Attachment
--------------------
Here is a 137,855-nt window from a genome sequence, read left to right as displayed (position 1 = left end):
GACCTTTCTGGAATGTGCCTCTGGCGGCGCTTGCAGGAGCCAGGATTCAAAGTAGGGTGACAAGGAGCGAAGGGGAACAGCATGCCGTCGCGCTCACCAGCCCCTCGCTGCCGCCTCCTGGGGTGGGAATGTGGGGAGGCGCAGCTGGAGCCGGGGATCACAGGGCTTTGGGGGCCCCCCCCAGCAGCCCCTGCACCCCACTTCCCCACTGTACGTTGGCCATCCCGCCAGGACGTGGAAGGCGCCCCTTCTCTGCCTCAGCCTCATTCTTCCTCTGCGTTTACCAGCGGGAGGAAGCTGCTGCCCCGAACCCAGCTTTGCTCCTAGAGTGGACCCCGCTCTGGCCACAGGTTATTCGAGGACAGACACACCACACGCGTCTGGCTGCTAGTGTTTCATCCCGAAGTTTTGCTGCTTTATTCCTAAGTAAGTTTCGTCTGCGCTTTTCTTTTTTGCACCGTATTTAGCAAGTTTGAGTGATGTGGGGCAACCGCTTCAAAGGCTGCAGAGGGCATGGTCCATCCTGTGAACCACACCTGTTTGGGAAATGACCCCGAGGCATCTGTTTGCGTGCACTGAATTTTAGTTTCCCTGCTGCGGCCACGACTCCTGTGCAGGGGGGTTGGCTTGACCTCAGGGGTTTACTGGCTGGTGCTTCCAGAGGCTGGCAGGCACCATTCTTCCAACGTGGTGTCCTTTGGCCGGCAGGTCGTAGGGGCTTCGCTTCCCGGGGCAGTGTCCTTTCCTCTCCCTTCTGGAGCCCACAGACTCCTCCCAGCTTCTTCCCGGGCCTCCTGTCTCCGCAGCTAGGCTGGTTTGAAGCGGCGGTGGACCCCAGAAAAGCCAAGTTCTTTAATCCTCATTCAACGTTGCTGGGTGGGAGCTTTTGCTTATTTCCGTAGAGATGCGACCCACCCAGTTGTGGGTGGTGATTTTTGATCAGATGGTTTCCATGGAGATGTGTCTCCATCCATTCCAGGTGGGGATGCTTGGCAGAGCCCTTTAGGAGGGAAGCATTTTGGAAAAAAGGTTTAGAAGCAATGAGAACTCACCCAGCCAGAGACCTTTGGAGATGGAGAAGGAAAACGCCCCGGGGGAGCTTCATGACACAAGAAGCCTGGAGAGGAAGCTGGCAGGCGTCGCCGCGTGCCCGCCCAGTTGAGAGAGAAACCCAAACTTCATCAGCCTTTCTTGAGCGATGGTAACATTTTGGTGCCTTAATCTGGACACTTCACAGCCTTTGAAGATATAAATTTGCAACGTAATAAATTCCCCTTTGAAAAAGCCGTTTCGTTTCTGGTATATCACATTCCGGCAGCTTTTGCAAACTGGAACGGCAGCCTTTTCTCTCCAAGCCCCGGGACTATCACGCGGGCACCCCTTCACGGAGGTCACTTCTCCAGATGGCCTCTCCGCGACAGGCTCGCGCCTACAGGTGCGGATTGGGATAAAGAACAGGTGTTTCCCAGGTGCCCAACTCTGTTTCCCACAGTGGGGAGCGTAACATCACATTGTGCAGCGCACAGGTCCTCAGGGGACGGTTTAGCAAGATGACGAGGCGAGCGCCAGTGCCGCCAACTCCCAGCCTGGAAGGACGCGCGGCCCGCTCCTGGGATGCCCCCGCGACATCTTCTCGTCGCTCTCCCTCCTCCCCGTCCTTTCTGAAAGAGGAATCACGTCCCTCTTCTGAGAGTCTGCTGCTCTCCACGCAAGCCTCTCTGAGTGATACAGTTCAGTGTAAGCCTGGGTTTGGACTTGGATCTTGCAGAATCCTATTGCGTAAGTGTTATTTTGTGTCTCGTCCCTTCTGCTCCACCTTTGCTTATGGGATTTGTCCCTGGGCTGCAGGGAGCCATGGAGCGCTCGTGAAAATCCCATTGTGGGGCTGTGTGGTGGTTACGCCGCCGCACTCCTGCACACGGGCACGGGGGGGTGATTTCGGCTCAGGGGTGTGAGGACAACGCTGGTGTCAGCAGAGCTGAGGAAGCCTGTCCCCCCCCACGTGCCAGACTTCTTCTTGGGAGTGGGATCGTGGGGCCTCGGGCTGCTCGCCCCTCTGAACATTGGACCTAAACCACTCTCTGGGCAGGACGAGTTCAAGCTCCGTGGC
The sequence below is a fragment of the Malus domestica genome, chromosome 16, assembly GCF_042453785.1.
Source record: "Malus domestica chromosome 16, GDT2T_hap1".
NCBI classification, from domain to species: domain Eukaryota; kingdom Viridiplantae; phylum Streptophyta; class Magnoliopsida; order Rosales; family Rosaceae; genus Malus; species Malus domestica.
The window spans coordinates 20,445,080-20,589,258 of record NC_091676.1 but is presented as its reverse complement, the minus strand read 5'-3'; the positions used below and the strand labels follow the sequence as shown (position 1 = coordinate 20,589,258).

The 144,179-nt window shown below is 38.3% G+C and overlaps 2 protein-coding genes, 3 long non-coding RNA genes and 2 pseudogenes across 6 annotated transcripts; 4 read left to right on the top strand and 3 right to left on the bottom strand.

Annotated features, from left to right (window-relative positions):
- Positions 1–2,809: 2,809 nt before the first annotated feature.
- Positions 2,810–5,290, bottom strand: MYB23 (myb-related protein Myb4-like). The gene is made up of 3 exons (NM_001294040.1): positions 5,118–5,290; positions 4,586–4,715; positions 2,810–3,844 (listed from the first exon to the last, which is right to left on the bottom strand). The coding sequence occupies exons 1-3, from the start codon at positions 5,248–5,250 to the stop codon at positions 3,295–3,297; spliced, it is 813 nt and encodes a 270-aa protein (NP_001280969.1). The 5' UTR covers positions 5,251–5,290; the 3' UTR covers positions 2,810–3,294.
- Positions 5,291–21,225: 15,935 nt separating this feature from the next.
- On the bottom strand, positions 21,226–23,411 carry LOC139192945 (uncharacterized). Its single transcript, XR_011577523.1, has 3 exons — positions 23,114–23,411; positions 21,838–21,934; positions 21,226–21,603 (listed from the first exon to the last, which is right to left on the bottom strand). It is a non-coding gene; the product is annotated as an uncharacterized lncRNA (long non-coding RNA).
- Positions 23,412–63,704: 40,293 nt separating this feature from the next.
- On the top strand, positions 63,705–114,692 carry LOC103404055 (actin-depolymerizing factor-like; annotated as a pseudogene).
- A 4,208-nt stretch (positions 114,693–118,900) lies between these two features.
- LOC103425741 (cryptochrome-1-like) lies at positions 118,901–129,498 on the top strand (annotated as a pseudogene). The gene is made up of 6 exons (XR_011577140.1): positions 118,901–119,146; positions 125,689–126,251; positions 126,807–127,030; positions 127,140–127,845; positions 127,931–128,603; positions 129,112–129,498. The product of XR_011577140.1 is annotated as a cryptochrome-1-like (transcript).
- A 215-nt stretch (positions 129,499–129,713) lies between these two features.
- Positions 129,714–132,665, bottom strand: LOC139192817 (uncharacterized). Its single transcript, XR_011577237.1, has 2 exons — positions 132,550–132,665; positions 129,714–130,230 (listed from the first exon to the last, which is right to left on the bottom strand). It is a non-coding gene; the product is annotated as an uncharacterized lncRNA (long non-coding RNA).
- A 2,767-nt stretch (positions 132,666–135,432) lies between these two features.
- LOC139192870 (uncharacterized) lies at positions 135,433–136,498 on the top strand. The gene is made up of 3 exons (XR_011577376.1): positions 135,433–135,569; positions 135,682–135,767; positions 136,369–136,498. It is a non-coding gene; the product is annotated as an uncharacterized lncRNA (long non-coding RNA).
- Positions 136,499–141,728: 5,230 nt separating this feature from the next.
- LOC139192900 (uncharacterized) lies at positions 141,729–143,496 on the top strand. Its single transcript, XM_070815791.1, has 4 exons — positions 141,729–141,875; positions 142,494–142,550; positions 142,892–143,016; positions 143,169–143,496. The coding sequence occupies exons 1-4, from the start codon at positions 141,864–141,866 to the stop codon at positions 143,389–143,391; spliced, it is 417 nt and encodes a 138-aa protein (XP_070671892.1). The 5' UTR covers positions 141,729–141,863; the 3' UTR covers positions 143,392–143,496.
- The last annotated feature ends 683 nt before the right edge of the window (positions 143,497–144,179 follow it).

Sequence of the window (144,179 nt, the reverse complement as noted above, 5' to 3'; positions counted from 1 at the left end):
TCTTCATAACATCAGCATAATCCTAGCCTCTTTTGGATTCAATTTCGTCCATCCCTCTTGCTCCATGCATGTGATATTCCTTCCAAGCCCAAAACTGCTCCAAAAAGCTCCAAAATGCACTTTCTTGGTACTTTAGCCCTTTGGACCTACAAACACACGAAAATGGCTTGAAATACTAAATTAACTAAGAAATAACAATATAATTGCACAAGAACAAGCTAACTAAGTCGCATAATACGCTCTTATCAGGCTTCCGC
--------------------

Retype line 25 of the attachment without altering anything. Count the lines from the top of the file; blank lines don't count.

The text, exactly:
TCTTCATAACATCAGCATAATCCTAGCCTCTTTTGGATTCAATTTCGTCCATCCCTCTTGCTCCATGCATGTGATATTCCTTCCAAGCCCAAAACTGCTCCAAAAAGCTCCAAAATGCACTTTCTTGGTACTTTAGCCCTTTGGACCTACAAACACACGAAAATGGCTTGAAATACTAAATTAACTAAGAAATAACAATATAATTGCACAAGAACAAGCTAACTAAGTCGCATAATACGCTCTTATCAGGCTTCCGC